In the previous article in this Cultural Adjustment Series, we discussed the concept of culture shock and how it can manifest differently for different people.
Today, we’ll cover some of the basic theories or models of cultural adjustment that have been developed over time to explain the experience of expats and international students when they move abroad.
(This is a longer-than-usual post, but it’s full of information that I hope you’ll find useful!)
The ‘Curve Models’
If you’ve done any research on cultural adjustment, you’ve probably come across some version of the so-called ‘curve models.’ There are a few variations on these models (mainly using different names for the phases), but here they are in their basic form.
The so-called “U-Curve Model” (Lysgaard, 19551):
And the extension of the U-Curve — the so-called “W-Curve Model” (Gullahorn & Gullahorn, 19632):
(While their names are not exactly creative, they are at least descriptive.)
As you can see, the U-Curve Model is a bit more simplistic than it’s later revision, the W-Curve. The former assumes that following a period of culture shock, the expat goes through a rather linear process of adaptation, whereas the W-Curve Model suggests that culture shock may come in waves and that adaptation may not be such a linear process.
Spoiler alert: Research has shown that most people’s experiences do not conform to the highly simplistic U-Curve — and that even the W-Curve may not adequately capture the experience of many. But more on that later. These models still provide a useful heuristic for thinking about the process of adjustment.
Let’s take a look at each of the phases more closely. Perhaps you’ll recognize yourself in a few of them!
1. Preparation Phase:
Remember how excited (and maybe a bit nervous) you felt when you made the decision to move abroad?
And then do you remember how overwhelming it was to think about everything you needed to accomplish before you could leave?
Maybe selling your house or car, wrapping up your job back home, figuring out the appropriate visas (this aspect alone is enough to make most of us want to put our heads in the sand), figuring out where you will live in your new city… And if you have children, figuring out where they’ll go to school and making sure you have all the necessary documents for that.
If you were moving abroad for work, perhaps you were lucky enough to have some help from your company with some of this, but either way, it’s all a bit overwhelming!
Given how much there is to get done during this phase, most of your energy may have been focused on d0-do-doing rather than thinking and reflecting. You may not have had time to stand still long enough to let the reality of the situation truly sink in.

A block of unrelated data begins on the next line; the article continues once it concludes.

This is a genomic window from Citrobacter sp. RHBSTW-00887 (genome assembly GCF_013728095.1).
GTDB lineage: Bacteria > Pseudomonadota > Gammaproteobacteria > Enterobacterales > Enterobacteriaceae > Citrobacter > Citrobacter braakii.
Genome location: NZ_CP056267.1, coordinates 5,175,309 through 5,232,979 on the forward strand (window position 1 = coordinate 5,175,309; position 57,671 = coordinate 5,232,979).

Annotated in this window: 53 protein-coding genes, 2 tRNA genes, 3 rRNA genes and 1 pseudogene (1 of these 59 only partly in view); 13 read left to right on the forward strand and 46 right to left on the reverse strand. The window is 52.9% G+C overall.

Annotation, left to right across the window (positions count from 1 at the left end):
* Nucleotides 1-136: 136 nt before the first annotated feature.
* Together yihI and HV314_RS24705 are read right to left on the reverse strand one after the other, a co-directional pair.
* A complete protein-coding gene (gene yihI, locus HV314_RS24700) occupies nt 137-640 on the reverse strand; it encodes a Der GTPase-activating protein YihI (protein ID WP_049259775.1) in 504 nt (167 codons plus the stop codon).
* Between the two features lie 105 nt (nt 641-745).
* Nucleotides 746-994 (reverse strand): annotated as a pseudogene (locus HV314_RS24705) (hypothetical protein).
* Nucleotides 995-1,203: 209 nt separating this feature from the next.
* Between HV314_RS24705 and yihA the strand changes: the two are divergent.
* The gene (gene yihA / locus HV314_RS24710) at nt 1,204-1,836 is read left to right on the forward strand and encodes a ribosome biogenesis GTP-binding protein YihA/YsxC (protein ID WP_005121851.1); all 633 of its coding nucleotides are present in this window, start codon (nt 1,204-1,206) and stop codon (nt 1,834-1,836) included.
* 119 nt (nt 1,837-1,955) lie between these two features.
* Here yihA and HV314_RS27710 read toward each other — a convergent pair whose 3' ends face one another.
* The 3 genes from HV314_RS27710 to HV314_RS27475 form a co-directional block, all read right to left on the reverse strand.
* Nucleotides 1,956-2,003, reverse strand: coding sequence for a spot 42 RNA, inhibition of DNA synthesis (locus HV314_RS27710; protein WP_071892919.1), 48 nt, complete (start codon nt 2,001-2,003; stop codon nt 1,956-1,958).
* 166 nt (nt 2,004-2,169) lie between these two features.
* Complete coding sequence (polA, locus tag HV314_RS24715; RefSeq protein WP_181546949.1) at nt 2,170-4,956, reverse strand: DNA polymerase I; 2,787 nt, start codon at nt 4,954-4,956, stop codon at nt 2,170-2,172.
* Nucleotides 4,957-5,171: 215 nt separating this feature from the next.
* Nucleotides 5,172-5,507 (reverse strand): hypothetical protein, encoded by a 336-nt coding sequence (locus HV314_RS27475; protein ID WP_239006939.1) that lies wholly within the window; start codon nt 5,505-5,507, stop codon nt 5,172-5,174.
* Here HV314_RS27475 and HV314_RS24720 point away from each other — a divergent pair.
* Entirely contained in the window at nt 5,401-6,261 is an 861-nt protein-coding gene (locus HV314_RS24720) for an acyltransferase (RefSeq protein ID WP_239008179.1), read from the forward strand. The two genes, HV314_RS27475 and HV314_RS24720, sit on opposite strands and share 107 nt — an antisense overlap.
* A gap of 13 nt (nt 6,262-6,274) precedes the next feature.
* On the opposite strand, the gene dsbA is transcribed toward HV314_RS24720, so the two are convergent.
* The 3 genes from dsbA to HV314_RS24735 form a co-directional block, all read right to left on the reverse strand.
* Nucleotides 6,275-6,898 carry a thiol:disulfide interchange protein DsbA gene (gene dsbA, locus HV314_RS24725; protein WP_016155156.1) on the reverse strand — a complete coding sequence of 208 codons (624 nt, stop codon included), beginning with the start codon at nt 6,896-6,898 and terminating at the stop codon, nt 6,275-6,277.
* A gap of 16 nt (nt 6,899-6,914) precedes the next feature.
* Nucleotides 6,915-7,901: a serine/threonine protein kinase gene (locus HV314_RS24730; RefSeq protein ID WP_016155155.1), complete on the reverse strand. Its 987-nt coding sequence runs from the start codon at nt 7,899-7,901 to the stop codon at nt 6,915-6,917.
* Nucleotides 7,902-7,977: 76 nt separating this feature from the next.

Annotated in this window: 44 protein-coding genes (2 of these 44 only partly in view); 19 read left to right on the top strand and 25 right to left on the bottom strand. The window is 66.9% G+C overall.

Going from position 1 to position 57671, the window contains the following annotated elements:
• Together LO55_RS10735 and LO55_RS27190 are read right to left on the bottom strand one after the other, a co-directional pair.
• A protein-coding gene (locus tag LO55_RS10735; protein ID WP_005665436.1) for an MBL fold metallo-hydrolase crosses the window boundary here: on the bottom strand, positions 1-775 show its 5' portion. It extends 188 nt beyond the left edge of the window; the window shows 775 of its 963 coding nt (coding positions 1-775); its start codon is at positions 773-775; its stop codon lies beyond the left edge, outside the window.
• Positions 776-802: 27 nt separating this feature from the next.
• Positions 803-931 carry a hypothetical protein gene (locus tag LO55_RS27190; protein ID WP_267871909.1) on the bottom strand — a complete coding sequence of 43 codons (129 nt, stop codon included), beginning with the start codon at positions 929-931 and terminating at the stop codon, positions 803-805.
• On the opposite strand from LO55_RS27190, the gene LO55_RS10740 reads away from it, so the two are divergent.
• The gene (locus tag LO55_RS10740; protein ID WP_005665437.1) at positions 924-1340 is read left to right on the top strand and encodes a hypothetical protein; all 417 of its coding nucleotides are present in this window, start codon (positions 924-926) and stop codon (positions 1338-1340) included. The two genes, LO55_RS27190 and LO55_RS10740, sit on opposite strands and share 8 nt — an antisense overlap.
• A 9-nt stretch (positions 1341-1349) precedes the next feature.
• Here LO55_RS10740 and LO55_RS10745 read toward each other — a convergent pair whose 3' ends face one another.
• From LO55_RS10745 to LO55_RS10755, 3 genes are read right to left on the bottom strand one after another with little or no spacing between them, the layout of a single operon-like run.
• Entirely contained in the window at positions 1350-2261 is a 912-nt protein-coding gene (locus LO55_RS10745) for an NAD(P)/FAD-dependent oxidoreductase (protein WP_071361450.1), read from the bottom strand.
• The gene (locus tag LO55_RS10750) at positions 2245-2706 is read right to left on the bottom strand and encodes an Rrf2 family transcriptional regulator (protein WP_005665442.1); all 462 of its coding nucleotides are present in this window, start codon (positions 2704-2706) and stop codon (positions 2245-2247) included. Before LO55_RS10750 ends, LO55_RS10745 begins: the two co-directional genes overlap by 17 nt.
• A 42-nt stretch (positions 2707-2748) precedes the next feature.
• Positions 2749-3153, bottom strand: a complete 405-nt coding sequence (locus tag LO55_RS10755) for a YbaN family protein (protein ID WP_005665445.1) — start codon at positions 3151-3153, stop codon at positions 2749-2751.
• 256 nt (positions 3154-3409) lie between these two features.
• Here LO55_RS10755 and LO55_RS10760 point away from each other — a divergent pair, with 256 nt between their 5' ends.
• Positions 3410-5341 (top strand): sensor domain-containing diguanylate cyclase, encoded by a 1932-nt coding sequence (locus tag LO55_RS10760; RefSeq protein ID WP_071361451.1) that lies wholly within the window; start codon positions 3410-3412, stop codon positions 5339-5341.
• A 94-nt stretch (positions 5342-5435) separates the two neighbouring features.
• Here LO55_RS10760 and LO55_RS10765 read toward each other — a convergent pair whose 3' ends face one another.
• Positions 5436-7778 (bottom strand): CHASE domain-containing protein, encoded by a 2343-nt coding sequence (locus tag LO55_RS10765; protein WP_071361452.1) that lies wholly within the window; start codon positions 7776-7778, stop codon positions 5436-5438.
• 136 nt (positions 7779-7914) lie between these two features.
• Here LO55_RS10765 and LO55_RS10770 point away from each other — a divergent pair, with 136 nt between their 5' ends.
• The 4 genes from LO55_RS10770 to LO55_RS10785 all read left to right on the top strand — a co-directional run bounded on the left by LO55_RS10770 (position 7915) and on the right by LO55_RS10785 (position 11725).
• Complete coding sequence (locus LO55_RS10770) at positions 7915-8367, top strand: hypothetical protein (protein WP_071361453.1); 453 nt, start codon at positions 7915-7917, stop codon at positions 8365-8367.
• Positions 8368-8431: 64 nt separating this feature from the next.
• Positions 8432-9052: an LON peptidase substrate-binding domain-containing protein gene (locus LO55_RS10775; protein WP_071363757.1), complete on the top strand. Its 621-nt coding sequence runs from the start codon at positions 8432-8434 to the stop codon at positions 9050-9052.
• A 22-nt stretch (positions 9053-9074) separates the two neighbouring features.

In some moments, this reality may have taken you by surprise, bringing up questions: “Have I/we made the right decision?” (or “Panic! What the hell was I/were we thinking?!”).
However, you somehow managed to keep putting one foot in front of the other, chipping away at the things you needed to accomplish, and then, next thing you know, you were on the plane…
2. Honeymoon Phase:
Everything is new and exciting and fascinating! It’s like being on an extended vacation or living in a movie.
Your head may be spinning, but living abroad feels so romantic, and the smallest things — like going to the market or having a cup of coffee in a little cafe — can feel like a grand adventure.
It feels so quaint and interesting that stores are closed on Sundays or that there’s a grève going on, bringing all public transportation to a complete standstill. It may be a bit inconvenient, but, hey, all the more time to slow down and enjoy a nice baguette sandwich in the park! Or ride bikes along the river!
For many expats, this is a happy, exciting time, full of new discoveries and adventures. (Although, as we’ll see later on, not everyone experiences the honeymoon phase.)
3. Initial Culture Shock (a.k.a. Hostility) Phase:
At some point, however, the initial excitement starts to wear off. You’ve begun to develop a bit of a routine, but all this change begins to take its toll. Newness and excitement may turn into frustration and stress.
It’s not so romantic when it takes 5 attempts to get a velo’V card because offices are never open when they say they’ll be. Or when the metro is shut down (yet again) because there is (yet another) grève. Or when you can’t find your favorite brand of toothpaste anywhere. (Not that I speak from experience or anything…)